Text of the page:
Earlier when they encounter three NGO workers there is a sense of foreboding when they explain they are there to find and detonate mines. These “Bouncing Bettys,” as they were called during World War II, are planted throughout the underbrush. Inevitably, David steps on one and cannot move lest the explosive rips him to shreds. The group’s ingenuity, especially Paul’s quick thinking, rescues his son by yanking him tug-of-war style from danger. Such will not be the luck of one of the others.
Lee uses a series of flashbacks to highlight Chadwick Boseman (Norman). Is this another nod to the Motown’s composer and arranger Norman Whitfield? His speeches are laced with black militancy and revolutionary rhetoric, from Crispus Attucks to the Black Panther Party. Shortly after they discover his remains, they stumble on the gold which is scattered around the hillside of northern Thailand where the action segments of the movie were filmed. Are the gold bars the reparations that Norman dreamed of, or the potential payoff to rip the brothers apart? Or is it another Lee riff on “The Treasure of the Sierra Madre”? Unbeknownst to them, lurking on the horizon are Vietnamese bandits and clearly a clash of wills is in the making.
The eventual showdown leaves casualties on both sides, but one of the Vietnamese escapes, and you know he will soon return with a team of vengeful comrades. Meanwhile, Paul, in a growing fit of madness, abandons the group and takes off on his own. As he makes his way through the semi-jungle, he is bitten by a snake and ensnared in a trap, which only increases his insanity, and Lee and the writers, including Kevin Willmott, provide him with a crazed monologue that bears all the pent up, frustrated, Trump-like tendencies he evinces, right down to his MAGA red cap. He is literally and figuratively on his way to digging his own grave. There is something terrifying, something terribly haunting and deranged about him, reminiscent of “Aquirre, the Wrath of God.”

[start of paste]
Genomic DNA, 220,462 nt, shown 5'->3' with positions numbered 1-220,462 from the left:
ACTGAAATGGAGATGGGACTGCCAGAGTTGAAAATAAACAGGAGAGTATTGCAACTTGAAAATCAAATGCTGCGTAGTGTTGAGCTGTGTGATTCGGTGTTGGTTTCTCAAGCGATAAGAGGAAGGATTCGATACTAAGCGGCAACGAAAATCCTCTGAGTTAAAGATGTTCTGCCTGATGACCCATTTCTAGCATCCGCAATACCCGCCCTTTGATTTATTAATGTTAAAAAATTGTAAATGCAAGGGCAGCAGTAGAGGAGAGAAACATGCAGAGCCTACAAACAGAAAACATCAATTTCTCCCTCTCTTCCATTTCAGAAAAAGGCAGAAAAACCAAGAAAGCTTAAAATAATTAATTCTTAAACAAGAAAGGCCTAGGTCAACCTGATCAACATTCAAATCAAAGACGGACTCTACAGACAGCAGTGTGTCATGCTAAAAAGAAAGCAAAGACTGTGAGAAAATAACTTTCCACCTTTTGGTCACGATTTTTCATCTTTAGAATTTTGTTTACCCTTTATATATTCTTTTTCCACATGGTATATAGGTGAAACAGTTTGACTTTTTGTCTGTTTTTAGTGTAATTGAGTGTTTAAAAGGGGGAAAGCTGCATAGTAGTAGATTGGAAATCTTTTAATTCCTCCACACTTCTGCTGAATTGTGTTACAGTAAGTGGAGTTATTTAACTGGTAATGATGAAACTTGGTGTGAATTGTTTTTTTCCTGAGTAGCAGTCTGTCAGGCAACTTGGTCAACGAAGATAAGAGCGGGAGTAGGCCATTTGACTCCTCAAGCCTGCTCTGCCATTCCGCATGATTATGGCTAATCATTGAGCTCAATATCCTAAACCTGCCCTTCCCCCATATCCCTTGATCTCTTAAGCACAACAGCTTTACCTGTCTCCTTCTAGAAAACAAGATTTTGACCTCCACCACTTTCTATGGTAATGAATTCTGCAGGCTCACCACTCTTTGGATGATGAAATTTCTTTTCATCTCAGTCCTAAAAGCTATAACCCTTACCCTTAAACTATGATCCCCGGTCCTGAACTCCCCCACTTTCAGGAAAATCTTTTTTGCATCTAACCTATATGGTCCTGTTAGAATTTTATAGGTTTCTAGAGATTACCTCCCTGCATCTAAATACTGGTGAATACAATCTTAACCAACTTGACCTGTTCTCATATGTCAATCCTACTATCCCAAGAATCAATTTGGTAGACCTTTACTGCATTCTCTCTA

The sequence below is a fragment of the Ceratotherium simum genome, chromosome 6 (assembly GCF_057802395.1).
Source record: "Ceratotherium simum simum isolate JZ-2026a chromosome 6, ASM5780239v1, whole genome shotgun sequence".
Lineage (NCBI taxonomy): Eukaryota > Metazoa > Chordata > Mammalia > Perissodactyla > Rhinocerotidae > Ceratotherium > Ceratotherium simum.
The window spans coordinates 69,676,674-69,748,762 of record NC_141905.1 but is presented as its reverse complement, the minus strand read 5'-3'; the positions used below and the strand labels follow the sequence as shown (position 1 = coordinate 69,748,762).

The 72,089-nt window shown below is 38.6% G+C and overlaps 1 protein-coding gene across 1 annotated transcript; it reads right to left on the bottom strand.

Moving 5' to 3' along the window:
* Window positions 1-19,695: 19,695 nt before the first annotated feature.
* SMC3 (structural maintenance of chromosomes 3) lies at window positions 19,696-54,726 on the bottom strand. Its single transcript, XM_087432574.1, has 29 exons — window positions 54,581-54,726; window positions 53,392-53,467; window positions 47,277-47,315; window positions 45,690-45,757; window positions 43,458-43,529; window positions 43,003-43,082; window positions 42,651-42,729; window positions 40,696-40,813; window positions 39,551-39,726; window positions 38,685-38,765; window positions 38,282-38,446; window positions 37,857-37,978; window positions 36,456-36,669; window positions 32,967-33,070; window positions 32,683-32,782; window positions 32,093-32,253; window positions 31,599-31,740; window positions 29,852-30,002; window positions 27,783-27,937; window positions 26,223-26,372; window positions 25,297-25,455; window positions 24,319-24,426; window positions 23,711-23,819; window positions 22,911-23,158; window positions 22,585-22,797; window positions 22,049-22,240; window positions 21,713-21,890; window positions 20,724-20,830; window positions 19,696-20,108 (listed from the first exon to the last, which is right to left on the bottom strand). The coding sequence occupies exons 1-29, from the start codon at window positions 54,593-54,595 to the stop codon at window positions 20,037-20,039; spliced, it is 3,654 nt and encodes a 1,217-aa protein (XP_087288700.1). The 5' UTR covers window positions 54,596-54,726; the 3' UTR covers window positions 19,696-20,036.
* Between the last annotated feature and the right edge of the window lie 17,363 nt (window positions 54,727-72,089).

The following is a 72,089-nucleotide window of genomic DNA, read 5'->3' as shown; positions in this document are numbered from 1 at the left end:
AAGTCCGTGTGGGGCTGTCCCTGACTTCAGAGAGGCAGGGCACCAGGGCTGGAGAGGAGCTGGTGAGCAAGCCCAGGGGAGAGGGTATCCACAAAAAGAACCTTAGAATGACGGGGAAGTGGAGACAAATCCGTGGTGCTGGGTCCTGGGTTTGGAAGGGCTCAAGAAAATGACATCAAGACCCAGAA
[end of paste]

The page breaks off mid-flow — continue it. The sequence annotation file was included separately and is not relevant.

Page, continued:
Lee was probably not thinking of the five black men who rode with John Brown on that fateful raid at Harper’s Ferry that precipitated the Civil War. Only one of the five men who rode with Brown survived, in effect, lived to tell the tale. Similarly, only one of the Bloods survive, though Norman has long been dead. David, not an original Blood, survives as well and he is left to bring the story into the current realm of Black Lives Matter, where again Lee has finessed a way to merge the past with the present.